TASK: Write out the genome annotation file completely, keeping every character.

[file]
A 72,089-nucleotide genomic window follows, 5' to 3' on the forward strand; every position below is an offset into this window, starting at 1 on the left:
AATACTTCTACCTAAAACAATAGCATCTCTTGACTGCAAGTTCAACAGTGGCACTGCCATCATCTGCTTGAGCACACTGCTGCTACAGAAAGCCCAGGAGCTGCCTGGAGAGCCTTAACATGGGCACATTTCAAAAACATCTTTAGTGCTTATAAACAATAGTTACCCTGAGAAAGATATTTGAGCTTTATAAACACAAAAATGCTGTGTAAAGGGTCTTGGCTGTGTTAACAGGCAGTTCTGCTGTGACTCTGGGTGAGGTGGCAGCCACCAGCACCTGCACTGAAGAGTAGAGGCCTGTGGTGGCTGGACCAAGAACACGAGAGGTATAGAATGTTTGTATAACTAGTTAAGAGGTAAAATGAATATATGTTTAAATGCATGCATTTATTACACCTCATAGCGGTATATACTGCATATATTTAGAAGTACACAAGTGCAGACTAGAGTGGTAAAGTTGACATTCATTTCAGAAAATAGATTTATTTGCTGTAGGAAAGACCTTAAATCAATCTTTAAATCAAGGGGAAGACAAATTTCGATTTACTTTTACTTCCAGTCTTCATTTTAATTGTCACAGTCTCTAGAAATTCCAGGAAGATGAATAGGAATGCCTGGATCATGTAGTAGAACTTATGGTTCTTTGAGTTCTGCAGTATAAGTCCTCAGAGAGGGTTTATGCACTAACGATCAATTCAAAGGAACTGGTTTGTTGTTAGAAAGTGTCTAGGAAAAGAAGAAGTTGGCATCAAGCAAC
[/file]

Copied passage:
A 72,089-nucleotide genomic window follows, 5' to 3' on the forward strand; every position below is an offset into this window, starting at 1 on the left:
AATACTTCTACCTAAAACAATAGCATCTCTTGACTGCAAGTTCAACAGTGGCACTGCCATCATCTGCTTGAGCACACTGCTGCTACAGAAAGCCCAGGAGCTGCCTGGAGAGCCTTAACATGGGCACATTTCAAAAACATCTTTAGTGCTTATAAACAATAGTTACCCTGAGAAAGATATTTGAGCTTTATAAACACAAAAATGCTGTGTAAAGGGTCTTGGCTGTGTTAACAGGCAGTTCTGCTGTGACTCTGGGTGAGGTGGCAGCCACCAGCACCTGCACTGAAGAGTAGAGGCCTGTGGTGGCTGGACCAAGAACACGAGAGGTATAGAATGTTTGTATAACTAGTTAAGAGGTAAAATGAATATATGTTTAAATGCATGCATTTATTACACCTCATAGCGGTATATACTGCATATATTTAGAAGTACACAAGTGCAGACTAGAGTGGTAAAGTTGACATTCATTTCAGAAAATAGATTTATTTGCTGTAGGAAAGACCTTAAATCAATCTTTAAATCAAGGGGAAGACAAATTTCGATTTACTTTTACTTCCAGTCTTCATTTTAATTGTCACAGTCTCTAGAAATTCCAGGAAGATGAATAGGAATGCCTGGATCATGTAGTAGAACTTATGGTTCTTTGAGTTCTGCAGTATAAGTCCTCAGAGAGGGTTTATGCACTAACGATCAATTCAAAGGAACTGGTTTGTTGTTAGAAAGTGTCTAGGAAAAGAAGAAGTTGGCATCAAGCAAC